Thursday, April 18, 2013

Event, Assertion and Verification Time

At IMLA 2013 (Intuitionistic Modal Logic and Applications) last week I talked about a constructive modal logic conceived to interpret "conditionals" in English. This system comes from its possible worlds semantics, something that I use to hate...yeah, Kripke semantics was never a source of intuition for me. 

Still isn't, but the idea that the slogan "you know the meaning of a sentence if you know the conditions under which it is true” should be replaced by  “You know the meaning of a sentence if you know the change it brings about in the information state of anyone who wants to incorporate the piece of news conveyed by it" rings true. Call me a coward if you will, but talking about information states of agents and changes that they undergo when new information comes in, feels less threatening than talking about "truth".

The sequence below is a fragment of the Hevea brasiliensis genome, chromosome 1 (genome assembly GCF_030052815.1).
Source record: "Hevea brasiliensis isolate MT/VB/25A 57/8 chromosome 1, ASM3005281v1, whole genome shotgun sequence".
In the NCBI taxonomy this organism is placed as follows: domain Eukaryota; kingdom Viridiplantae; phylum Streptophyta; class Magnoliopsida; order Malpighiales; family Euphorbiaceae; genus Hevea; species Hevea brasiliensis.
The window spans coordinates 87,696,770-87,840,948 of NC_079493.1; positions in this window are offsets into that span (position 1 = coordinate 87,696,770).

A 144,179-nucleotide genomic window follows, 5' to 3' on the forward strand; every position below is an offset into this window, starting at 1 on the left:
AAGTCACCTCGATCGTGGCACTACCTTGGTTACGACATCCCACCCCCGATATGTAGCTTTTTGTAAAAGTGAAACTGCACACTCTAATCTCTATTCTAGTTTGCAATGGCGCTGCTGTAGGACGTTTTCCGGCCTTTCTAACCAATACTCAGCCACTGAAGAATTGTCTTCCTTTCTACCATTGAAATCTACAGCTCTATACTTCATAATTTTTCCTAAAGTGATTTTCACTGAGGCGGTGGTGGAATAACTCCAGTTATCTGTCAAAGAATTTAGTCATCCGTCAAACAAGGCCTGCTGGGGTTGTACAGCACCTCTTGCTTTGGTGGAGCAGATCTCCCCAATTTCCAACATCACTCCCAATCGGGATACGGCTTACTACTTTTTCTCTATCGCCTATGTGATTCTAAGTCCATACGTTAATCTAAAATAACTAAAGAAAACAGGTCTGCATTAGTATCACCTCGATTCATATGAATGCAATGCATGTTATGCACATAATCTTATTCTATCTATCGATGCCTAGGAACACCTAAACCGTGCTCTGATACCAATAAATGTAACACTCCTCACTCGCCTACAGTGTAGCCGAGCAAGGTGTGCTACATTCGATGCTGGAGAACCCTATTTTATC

The slides are here, but my level of understanding of this stuff is still very far from ideal. 
(hope the two saudi arabian farmers in the picture are making progress faster...)

Friday, April 12, 2013

Unilog and IMLA: Research Horizons

Last week I was in Rio talking at Unilog and IMLA. I had three talks accepted and prepared slides (not very well, but somewhat..) for the three talks.

One talk was not given. This was on 'Contextual Constructive Description Logic', joint work with Natasha Alechina, from Nottingham University. Our main idea was to say that one can construct modal intuitionistic description logics, as well as usual modal description logics. Slides are here.

Thursday, April 11, 2013

Tomorrow: CSLI Workshop Perspectives on Modality

CSLI Workshop Perspectives on Modality


Leon van der Torre (Luxembourg & CSLI): Deontic logic without possible worlds
Thomas Icard III (Stanford) and Wesley Holliday (Berkeley): Measure Semantics and Qualitative Semantics for Epistemic Modals
Stefan Kaufmann (Northwestern & UConn): Independencies in Counterfactuals
Dan Lassiter (Stanford): The weakness of must: In defense of a mantra     

Igor Yanovich (MIT): Distinction between 'advice' and 'factual' deontics, or "Mary should buy that laptop" vs "Mary should go to jail"
Anette Frank (Heidelberg): Challenges in the annotation of modal meanings and how to circumvent them